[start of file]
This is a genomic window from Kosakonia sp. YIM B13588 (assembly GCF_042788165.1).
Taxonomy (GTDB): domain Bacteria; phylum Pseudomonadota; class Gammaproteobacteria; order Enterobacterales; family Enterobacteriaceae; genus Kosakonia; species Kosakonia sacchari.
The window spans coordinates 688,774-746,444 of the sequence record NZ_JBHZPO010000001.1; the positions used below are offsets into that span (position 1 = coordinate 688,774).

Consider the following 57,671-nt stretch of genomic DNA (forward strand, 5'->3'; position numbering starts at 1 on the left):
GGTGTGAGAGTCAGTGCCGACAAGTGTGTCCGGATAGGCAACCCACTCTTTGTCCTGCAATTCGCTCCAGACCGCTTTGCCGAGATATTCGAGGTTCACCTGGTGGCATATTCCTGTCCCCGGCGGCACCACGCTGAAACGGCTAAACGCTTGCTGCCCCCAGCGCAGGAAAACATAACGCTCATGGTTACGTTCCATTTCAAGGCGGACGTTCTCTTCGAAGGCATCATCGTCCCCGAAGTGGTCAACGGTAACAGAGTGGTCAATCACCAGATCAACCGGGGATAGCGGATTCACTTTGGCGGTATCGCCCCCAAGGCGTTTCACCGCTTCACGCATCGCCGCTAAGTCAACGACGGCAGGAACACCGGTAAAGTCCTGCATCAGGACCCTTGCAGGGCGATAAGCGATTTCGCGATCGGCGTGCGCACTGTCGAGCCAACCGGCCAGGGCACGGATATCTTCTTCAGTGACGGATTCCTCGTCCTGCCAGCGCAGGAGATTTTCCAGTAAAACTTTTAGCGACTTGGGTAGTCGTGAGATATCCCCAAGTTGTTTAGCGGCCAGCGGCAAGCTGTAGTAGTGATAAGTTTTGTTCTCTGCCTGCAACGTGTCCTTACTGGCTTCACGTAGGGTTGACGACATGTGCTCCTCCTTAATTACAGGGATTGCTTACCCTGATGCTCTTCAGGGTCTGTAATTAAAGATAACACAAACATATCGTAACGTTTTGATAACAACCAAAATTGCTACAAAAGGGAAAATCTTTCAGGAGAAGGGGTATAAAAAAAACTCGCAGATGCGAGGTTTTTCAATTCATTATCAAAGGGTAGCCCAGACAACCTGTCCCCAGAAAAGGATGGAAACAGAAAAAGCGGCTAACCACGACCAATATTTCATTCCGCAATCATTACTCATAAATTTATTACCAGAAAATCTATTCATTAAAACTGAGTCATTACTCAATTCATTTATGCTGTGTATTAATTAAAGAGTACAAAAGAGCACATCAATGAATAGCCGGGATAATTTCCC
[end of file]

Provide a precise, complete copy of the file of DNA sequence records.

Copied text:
This is a genomic window from Kosakonia sp. YIM B13588 (assembly GCF_042788165.1).
Taxonomy (GTDB): domain Bacteria; phylum Pseudomonadota; class Gammaproteobacteria; order Enterobacterales; family Enterobacteriaceae; genus Kosakonia; species Kosakonia sacchari.
The window spans coordinates 688,774-746,444 of the sequence record NZ_JBHZPO010000001.1; the positions used below are offsets into that span (position 1 = coordinate 688,774).

Consider the following 57,671-nt stretch of genomic DNA (forward strand, 5'->3'; position numbering starts at 1 on the left):
GGTGTGAGAGTCAGTGCCGACAAGTGTGTCCGGATAGGCAACCCACTCTTTGTCCTGCAATTCGCTCCAGACCGCTTTGCCGAGATATTCGAGGTTCACCTGGTGGCATATTCCTGTCCCCGGCGGCACCACGCTGAAACGGCTAAACGCTTGCTGCCCCCAGCGCAGGAAAACATAACGCTCATGGTTACGTTCCATTTCAAGGCGGACGTTCTCTTCGAAGGCATCATCGTCCCCGAAGTGGTCAACGGTAACAGAGTGGTCAATCACCAGATCAACCGGGGATAGCGGATTCACTTTGGCGGTATCGCCCCCAAGGCGTTTCACCGCTTCACGCATCGCCGCTAAGTCAACGACGGCAGGAACACCGGTAAAGTCCTGCATCAGGACCCTTGCAGGGCGATAAGCGATTTCGCGATCGGCGTGCGCACTGTCGAGCCAACCGGCCAGGGCACGGATATCTTCTTCAGTGACGGATTCCTCGTCCTGCCAGCGCAGGAGATTTTCCAGTAAAACTTTTAGCGACTTGGGTAGTCGTGAGATATCCCCAAGTTGTTTAGCGGCCAGCGGCAAGCTGTAGTAGTGATAAGTTTTGTTCTCTGCCTGCAACGTGTCCTTACTGGCTTCACGTAGGGTTGACGACATGTGCTCCTCCTTAATTACAGGGATTGCTTACCCTGATGCTCTTCAGGGTCTGTAATTAAAGATAACACAAACATATCGTAACGTTTTGATAACAACCAAAATTGCTACAAAAGGGAAAATCTTTCAGGAGAAGGGGTATAAAAAAAACTCGCAGATGCGAGGTTTTTCAATTCATTATCAAAGGGTAGCCCAGACAACCTGTCCCCAGAAAAGGATGGAAACAGAAAAAGCGGCTAACCACGACCAATATTTCATTCCGCAATCATTACTCATAAATTTATTACCAGAAAATCTATTCATTAAAACTGAGTCATTACTCAATTCATTTATGCTGTGTATTAATTAAAGAGTACAAAAGAGCACATCAATGAATAGCCGGGATAATTTCCC